The Dangers of Vaccination
The purpose of vaccination is to protect
your pet from potentially fatal infections
by pathogenic (disease-causing) viruses
such as distemper, rabies, and others. The
way this is done is to inject either a killed
virus or a 'modified' (non-pathogenic) live
virus, which sensitizes the immune system
to that particular virus. Thereafter, if
your dog is exposed to, let's say, parvovirus,
s/he will be able to respond quickly and
vigorously, producing antibodies to overcome
like a pretty good plan, on the surface.
However, as with any medical procedure,
we must ask the simple and direct questions,
Is it safe? Is it effective? Do the benefits
outweigh the risks?
The Problems with Vaccination
'Routine' vaccination, as it is practiced
today, is not always effective (especially
in the case of the feline leukemia vaccine),
and frequently has adverse side effects,
either short term or long term. With the
use of multivalent (combination: 3-in-1,
6-in-1, etc.) vaccines that are repeated
year after year, the frequency and severity
of these side effects in our pets has increased
most of the problems involve the immune
system. After all, the immune system is
what vaccines are designed to stimulate.
But they do so in a very unnatural way that
can overwhelm and confuse the immune system.
The body may overreact to normally harmless
substances (allergies, especially flea allergies
and other skin problems), or even produce
antibodies to itself (auto-immune diseases).
At the same
time, the body may be sluggish in responding
to those things that it should reject, such
as common viruses, bacteria, fungi, and
parasites. This can result in increased
susceptibility to acute infections (such
as parvovirus), chronic or recurring infections
(such as ear infections in dogs, bladder
infections or feline leukemia in cats),
or other chronic problems such as arthritis,
kidney disease, or even cancer.
there is a great deal of evidence implicating
vaccination as the cause of many serious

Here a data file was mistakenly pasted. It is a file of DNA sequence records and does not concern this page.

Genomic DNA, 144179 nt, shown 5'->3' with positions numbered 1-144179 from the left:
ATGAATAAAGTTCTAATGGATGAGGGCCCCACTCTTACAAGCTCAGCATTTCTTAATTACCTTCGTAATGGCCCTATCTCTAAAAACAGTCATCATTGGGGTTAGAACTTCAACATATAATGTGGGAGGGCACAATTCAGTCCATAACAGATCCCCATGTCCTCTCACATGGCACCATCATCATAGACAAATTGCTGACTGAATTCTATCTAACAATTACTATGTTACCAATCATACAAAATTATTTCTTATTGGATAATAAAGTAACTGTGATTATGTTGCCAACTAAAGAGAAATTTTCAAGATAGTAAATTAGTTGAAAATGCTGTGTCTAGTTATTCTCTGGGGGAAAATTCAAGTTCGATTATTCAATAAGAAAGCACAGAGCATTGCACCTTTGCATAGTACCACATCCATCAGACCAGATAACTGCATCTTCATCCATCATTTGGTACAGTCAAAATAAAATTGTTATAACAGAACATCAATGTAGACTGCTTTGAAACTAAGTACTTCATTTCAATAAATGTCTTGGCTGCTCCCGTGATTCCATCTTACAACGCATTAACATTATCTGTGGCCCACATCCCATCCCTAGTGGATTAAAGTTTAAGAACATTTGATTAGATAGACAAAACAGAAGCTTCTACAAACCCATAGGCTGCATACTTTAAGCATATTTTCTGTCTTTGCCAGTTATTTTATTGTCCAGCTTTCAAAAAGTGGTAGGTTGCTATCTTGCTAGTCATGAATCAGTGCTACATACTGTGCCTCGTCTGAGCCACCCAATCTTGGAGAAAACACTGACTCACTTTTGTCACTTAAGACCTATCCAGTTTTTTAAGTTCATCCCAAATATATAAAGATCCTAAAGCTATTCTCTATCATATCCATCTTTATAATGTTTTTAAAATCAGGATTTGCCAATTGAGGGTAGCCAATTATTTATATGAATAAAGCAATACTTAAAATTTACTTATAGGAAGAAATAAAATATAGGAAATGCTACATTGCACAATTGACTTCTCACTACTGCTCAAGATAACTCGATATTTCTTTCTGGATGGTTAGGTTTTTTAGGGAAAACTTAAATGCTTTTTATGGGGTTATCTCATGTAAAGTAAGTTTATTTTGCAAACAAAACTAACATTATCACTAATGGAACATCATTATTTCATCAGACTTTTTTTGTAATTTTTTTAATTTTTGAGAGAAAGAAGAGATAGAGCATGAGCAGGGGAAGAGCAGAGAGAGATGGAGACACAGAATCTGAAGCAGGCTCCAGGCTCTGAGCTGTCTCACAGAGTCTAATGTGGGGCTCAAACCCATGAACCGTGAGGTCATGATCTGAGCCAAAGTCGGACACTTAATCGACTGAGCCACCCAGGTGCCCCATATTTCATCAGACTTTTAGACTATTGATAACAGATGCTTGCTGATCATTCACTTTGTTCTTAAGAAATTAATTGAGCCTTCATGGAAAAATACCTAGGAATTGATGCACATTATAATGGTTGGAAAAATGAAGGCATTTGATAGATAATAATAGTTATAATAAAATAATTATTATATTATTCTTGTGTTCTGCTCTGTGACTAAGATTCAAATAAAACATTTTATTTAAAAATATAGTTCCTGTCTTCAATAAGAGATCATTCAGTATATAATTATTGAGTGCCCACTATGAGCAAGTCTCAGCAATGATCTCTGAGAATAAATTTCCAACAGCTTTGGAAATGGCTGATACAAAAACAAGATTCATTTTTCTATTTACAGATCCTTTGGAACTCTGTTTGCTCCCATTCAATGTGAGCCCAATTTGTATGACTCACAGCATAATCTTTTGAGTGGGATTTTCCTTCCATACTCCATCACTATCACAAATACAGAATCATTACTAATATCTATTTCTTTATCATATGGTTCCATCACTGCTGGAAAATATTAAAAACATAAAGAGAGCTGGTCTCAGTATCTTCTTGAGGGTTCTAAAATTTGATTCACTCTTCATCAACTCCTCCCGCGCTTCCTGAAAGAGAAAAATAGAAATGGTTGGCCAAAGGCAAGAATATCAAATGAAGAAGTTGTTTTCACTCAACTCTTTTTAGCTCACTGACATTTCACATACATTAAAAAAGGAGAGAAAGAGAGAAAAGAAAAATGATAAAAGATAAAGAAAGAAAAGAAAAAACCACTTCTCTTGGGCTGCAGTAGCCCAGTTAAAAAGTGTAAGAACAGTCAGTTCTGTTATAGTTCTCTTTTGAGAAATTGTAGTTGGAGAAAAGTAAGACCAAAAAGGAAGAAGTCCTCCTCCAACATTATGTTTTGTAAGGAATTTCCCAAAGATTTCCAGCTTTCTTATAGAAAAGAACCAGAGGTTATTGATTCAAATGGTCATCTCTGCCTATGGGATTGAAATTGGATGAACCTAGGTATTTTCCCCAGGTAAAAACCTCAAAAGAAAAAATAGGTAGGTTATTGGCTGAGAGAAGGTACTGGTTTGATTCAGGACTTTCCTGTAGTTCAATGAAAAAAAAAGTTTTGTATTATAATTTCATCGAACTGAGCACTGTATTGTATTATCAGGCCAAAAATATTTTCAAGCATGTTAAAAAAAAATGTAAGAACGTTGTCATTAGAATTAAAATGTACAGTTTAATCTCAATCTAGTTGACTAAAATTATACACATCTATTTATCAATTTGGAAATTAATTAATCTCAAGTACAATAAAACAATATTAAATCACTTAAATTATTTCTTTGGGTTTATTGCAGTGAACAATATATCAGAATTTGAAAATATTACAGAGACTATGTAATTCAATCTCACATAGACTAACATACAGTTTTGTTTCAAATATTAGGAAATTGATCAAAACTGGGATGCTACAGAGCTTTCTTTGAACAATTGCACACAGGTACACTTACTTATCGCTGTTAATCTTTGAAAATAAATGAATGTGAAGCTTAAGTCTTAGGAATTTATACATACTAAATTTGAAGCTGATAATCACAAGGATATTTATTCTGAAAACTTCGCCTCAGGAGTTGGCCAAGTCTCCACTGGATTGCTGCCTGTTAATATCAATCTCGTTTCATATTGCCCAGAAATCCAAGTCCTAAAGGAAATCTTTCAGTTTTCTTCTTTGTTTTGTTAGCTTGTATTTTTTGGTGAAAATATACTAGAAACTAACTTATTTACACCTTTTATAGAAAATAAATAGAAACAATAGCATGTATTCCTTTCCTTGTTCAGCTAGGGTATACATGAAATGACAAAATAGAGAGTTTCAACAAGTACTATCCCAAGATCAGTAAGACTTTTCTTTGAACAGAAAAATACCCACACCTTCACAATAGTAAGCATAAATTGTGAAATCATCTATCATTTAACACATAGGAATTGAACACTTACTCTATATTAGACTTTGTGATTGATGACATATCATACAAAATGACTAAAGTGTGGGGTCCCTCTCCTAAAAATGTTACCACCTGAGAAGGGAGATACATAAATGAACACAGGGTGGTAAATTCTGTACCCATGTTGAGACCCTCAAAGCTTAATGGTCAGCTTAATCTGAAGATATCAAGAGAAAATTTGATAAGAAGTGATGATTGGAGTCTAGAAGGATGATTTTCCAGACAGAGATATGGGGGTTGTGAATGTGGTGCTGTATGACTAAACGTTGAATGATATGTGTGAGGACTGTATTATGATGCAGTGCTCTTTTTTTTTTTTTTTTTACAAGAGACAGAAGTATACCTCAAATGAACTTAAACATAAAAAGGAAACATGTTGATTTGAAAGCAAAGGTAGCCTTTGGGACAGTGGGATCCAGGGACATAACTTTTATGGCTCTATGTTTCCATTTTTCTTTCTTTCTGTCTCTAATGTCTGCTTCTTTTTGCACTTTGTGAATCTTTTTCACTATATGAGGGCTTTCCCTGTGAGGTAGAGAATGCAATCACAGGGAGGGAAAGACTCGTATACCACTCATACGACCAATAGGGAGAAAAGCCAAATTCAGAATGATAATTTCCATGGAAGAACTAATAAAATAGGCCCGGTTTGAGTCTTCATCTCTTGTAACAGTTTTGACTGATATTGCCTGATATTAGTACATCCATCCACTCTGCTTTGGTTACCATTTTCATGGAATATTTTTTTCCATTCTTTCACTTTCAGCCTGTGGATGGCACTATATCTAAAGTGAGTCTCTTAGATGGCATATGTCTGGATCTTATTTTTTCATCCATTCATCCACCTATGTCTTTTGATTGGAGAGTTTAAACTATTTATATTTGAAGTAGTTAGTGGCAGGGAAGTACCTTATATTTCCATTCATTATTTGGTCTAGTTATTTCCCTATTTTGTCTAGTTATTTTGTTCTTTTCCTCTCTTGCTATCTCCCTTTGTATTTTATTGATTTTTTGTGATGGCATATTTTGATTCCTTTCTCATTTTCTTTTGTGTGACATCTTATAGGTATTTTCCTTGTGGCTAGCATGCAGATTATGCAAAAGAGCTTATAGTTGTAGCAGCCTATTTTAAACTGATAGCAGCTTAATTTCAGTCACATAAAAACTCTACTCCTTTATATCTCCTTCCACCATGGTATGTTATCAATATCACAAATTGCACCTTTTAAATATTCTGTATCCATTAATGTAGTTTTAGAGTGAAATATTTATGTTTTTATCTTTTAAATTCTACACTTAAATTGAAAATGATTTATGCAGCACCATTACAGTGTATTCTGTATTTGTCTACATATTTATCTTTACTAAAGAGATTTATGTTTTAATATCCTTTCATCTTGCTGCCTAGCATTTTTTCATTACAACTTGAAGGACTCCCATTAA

chronic health problems. For this reason,
I do not recommend vaccination for dogs
I strongly recommend against vaccination
for Feline Leukemia in cats, because (a)
it is not very effective, and (b) I have
found that vaccinated cats that subsequently
contract the virus are much more likely
to die from it. I also recommend against
vaccination for Lyme disease and kennel
cough in dogs, again due to lack of effectiveness,
and the fact that these conditions are generally
not very serious. As such, the potential
harm of the vaccine is not justified.
In all fairness,
the choice to forgo vaccination for your
pets does carry some risk. Your puppy could
contract parvovirus, for instance, which
that particular vaccine is effective in
preventing. Fortunately, parvo is generally
quite easy to treat homeopathically. Distemper
and infectious hepatitis are rarely seen
the law now requires rabies vaccination
for dogs and cats. This is for reasons of
potential human exposure, not for the health
of your pet.
know, however, that all vaccines, including
rabies, are medically approved for use in
healthy animals only. This is explicitly
stated in the package insert for every vaccine.
So if your dog or cat is showing any signs
of acute or chronic disease, the manufacturers
do not recommend administration of the vaccine.
for some good news, rabies titers are being
increasingly used to demonstrate effective